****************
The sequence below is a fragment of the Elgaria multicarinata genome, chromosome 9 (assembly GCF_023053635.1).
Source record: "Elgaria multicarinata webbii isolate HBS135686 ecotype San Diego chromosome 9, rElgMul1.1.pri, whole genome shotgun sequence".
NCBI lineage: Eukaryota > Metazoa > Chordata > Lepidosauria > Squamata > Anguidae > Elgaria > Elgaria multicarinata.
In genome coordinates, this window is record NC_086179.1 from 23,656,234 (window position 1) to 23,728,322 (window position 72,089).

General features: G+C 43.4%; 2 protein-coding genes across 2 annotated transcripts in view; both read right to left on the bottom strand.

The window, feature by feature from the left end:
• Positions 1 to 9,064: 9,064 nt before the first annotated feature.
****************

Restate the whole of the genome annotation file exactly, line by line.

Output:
The sequence below is a fragment of the Elgaria multicarinata genome, chromosome 9 (assembly GCF_023053635.1).
Source record: "Elgaria multicarinata webbii isolate HBS135686 ecotype San Diego chromosome 9, rElgMul1.1.pri, whole genome shotgun sequence".
NCBI lineage: Eukaryota > Metazoa > Chordata > Lepidosauria > Squamata > Anguidae > Elgaria > Elgaria multicarinata.
In genome coordinates, this window is record NC_086179.1 from 23,656,234 (window position 1) to 23,728,322 (window position 72,089).

General features: G+C 43.4%; 2 protein-coding genes across 2 annotated transcripts in view; both read right to left on the bottom strand.

The window, feature by feature from the left end:
• Positions 1 to 9,064: 9,064 nt before the first annotated feature.